—Favor, the Austin, TX-based startup that offers to deliver anything, is going international. With the addition of a “u”—hello, Favour—the company will begin service to Canada. In addition, the stateside operation announced expansions to Fort Worth, TX, and San Marcos, TX, this week.
—Student entrepreneurs at the University of Texas at San Antonio have developed a tele-psychiatry service for the homeless. The program, which is called VideoMed, came out of a UT System effort called the Student Entrepreneurship Fellowship, a six-week course developed by the National Science Foundation’s Innovation Corps. VideoMed plans to get non-profit status and form relationships with other non-profits that work with the homeless, as well as recruit mental health providers.
—An Austin startup says it has an engine that can be up to 80 percent more efficient than current technology. Yan Engines announced this week it has raised $700,000 to launch a subsidiary in the United Kingdom. The latest fundraise makes a total of $5 million for the startup, which was founded in 2001.
—Ten startups—half of which are headed by women—-will join the latest class at Dallas’sHealth Wildcatters accelerator this fall. Companies in digital health, medical devices, and telemedicine will participate in the 12-week program; a demo day will be held in November.
—The flock has expanded. Larry Lawson, a longtime medical device entrepreneur, has joined Houston’s Goose Society, a group of super-angel investors founded by Jack Gill, the founder of Silicon Valley’s Vanguard Ventures and a professor of entrepreneurship at Rice University.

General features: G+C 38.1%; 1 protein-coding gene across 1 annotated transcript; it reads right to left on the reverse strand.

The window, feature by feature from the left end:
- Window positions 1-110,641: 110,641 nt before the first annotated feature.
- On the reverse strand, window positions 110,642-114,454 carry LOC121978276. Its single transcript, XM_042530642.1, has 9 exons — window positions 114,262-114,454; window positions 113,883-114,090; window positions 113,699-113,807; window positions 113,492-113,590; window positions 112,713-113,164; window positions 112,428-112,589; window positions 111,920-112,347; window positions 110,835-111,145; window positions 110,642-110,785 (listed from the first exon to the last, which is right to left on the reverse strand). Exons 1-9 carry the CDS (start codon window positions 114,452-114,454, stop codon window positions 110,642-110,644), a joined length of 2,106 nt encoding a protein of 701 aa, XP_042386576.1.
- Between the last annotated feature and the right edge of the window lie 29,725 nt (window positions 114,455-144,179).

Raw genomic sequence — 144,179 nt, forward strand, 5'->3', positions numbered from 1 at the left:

—Austin biotech Mirna Therapeutics filed for an IPO this week, making it the third Texas life sciences company to seek a place in the public markets. The company, which is currently preparing its lead microRNA therapeutic product candidate, MRX34, for Phase 1b and Phase 2 trials in 2016, plans to trade on the Nasdaq stock market with the ticker symbol “MIRN.”
—San Antonio has entered into a $15 million contract with civic technology company Accela to better digitize the way the city manages land and licensing in order to more efficiently serve its residents and business customers.
—Austin is known for its cutting-edge technology but one company aims to innovate with an old economy stalwart: rubber. Austin Rubber has created what it calls APX, a secret sauce of chemicals that allows at as much as 50 percent more recycled rubber to be used in manufacturing new products.
—Houston’s FlexGen Power Systems has created software and power electronics that the company says efficiently and precisely controls the ability to store energy—in lithium ion batteries or ultra-capacitors, for instance—in electric power systems.0